Rapper-Turned-Soldier Now a Software Engineer
When Edgar Pabon started at Amazon Music as a software developer earlier this month, it began the latest chapter in what has been a life of charting his own path. His self-directed approach led him to six years in the military, starting his own business, two and a half years as a rapper, and eventually to Hack Reactor.
Pabon, originally from the Bronx, enlisted in the army during his last year of college, because it seemed like the best way to get what he wanted out of the next stage of life.
“I had three goals,” he recalls. “The first was to be a part of an organization that was bigger than myself. Next, I wanted to gain leadership experience. Third, I wanted to be able to travel. I wanted to be a part of the adventure.”
He ended up spending six years in the armed forces, three as a reserve and three in active duty. He lived in several locations around the U.S. and in Korea. He ascended to the rank of First Lieutenant, and had platoons of 16-25 soldiers under his command.
“The military is a very results-oriented environment,” Pabon notes. “With everything you have a mission. You have to get that done in any way possible. It forces anyone, regardless of your rank, to mature.”
Along the way, Pabon spent two years as a rapper. “People tell me my style was more conscious, like a Nas or a Common.”
While in the military, Pabon got his first taste of coding. He started an e-commerce business that sold products to military personnel. He used an online platform, Shopify, to set up the website. As the business developed, he customized the site using HTML and CSS. On further exploration, he found that coding appealed to him because it allowed him to create something out of nothing. With this in mind, he applied to Hack Reactor.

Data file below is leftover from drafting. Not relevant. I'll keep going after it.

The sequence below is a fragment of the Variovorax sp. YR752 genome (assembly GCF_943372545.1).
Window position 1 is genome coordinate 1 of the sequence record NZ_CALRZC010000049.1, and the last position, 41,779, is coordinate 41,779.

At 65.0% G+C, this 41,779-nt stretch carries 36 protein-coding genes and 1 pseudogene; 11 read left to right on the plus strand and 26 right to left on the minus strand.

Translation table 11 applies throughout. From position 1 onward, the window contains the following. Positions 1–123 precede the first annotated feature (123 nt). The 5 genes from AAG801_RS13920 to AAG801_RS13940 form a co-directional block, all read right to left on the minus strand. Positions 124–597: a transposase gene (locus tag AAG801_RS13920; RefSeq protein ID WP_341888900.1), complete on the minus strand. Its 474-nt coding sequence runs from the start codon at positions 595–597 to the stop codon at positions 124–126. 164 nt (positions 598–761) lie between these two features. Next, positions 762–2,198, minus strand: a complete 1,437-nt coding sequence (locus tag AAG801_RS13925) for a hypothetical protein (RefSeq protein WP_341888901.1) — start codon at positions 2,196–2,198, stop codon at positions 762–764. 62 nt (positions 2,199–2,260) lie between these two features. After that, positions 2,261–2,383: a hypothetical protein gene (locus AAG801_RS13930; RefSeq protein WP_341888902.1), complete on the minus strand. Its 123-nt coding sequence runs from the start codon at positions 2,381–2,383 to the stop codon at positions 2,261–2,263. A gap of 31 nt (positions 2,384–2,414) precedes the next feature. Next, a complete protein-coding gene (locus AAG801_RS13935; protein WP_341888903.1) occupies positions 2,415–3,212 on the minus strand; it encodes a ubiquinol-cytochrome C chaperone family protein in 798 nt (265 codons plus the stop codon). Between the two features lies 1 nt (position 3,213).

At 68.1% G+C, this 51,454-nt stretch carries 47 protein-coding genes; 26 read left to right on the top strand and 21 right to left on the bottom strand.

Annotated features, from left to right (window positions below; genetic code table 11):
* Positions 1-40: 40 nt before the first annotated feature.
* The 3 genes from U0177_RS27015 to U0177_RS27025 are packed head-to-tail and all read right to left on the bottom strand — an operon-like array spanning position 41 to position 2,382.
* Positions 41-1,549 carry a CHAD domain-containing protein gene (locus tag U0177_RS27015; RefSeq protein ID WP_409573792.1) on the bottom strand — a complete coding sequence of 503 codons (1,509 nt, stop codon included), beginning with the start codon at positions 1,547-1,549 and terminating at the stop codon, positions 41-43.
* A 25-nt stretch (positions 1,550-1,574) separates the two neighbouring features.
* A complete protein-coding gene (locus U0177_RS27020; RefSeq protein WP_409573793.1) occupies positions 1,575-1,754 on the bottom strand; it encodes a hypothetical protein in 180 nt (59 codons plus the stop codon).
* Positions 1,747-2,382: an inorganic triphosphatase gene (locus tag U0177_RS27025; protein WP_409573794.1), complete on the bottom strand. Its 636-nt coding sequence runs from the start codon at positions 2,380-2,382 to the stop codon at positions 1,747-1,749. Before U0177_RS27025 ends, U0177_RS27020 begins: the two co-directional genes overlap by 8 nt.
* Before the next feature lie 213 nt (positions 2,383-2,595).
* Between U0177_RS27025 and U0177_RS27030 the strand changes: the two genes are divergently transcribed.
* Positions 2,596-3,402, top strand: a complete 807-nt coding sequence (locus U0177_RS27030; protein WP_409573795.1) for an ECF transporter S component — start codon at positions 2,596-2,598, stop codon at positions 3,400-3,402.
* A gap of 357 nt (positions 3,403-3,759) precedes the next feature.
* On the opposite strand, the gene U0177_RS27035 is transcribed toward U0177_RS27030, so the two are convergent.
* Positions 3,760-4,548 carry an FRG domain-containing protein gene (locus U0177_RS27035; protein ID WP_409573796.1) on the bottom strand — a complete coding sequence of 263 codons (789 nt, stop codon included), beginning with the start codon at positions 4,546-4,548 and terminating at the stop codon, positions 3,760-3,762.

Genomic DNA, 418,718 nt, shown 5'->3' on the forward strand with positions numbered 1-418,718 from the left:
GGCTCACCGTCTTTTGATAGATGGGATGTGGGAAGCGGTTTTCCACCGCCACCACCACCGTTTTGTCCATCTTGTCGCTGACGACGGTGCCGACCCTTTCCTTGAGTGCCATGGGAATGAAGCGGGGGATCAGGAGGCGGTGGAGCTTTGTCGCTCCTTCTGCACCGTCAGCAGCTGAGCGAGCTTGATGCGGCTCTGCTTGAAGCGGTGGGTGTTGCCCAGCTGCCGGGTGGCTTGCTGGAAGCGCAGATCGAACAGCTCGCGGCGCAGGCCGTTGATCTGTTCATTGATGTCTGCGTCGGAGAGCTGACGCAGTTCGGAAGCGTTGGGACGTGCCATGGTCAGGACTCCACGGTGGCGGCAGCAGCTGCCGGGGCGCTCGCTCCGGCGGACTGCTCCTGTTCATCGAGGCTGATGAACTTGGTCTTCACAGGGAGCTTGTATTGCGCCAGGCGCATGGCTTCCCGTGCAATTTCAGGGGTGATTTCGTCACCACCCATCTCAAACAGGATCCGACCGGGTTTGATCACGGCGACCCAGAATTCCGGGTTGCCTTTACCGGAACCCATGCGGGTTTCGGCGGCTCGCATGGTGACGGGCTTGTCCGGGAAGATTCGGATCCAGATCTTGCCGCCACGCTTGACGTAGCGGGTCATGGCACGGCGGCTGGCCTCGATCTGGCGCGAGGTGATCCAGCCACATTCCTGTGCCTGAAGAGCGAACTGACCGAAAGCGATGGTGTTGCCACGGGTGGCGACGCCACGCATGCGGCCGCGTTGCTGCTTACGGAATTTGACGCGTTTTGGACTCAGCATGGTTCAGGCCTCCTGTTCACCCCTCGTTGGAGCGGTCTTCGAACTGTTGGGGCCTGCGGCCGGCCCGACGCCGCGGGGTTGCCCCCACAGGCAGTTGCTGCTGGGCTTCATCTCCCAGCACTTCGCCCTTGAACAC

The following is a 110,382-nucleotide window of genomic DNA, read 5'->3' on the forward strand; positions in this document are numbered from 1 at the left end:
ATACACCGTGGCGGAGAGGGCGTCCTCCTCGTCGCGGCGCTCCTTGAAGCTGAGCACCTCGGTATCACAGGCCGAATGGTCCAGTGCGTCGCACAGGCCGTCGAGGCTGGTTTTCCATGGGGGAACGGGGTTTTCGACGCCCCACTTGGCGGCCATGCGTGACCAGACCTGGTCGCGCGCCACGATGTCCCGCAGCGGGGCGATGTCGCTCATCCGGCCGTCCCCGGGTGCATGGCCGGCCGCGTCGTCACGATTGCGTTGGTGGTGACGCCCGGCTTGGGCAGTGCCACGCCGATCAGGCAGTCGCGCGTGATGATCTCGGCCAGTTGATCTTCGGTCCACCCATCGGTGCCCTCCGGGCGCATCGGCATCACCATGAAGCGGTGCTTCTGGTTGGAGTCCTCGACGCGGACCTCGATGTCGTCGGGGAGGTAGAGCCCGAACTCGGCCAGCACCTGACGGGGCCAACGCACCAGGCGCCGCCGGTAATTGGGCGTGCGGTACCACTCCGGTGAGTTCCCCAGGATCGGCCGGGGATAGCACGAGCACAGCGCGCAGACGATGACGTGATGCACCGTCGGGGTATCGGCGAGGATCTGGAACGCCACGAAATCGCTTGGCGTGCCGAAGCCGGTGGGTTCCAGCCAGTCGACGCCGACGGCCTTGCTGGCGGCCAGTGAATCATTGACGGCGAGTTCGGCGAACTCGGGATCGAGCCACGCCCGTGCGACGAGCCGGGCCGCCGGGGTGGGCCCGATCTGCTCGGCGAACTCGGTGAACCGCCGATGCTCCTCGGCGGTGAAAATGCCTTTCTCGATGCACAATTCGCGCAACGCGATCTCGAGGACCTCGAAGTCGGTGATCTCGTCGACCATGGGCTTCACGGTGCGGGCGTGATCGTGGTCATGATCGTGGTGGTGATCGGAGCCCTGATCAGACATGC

While both Hack Reactor and the military require an extraordinary commitment, foster strong bonds between peers and nurture personal growth, Pabon found the two experiences to be very different.
“At Hack Reactor, we worked all the time, it was intense and emotional, but it was enjoyable all the way through. As opposed to being forced to stay until midnight [in the military], I found myself choosing to stay until midnight. That was a huge difference. I loved it.”
Pabon was inspired by the motivated, sharp, and diverse classmates he had at Hack Reactor.
“You come into a class surrounded by such brilliant people from a wide variety of backgrounds. You have people like me who were in the military. You have people in the Peace Corps. There’s those who worked in business development, sales, finance, and also lawyers. We had people from Germany and Korea. It’s fascinating. There was a student in our class who was 19, another who was 18. These were some of the smartest individuals I’d ever come across.”
After graduating, Pabon mentored the next cohort of Hack Reactor students in our Hacker-in-Residence apprenticeship program. From there, he contracted at Compgun, a sales management startup, founded by Hack Reactor alumni. He built new features in the Compgun software using React, d3, c3 and Less. After that, he targeted companies with a strong support structure that allow engineers to grow, which is how he ended up at Amazon Music. There, he hopes to continue his personal and professional growth.
“I’m taking it step by step for now. I want to become the best engineer that I can be, and I’ll be continuing that trajectory at Amazon.”
In a career of ignoring convention and finding the next best step at each life stage, Pabon credits Hack Reactor as the key accelerant and pivot point.
“This school has completely changed my life,” he says. “It’s hard to imagine being an engineer without Hack Reactor. I can’t imagine I would have gained so much knowledge and understanding in a short amount of time in any other way.”
Looking to propel your career and personal growth to new heights? Apply to Hack Reactor or any school in the Reactor Core network.
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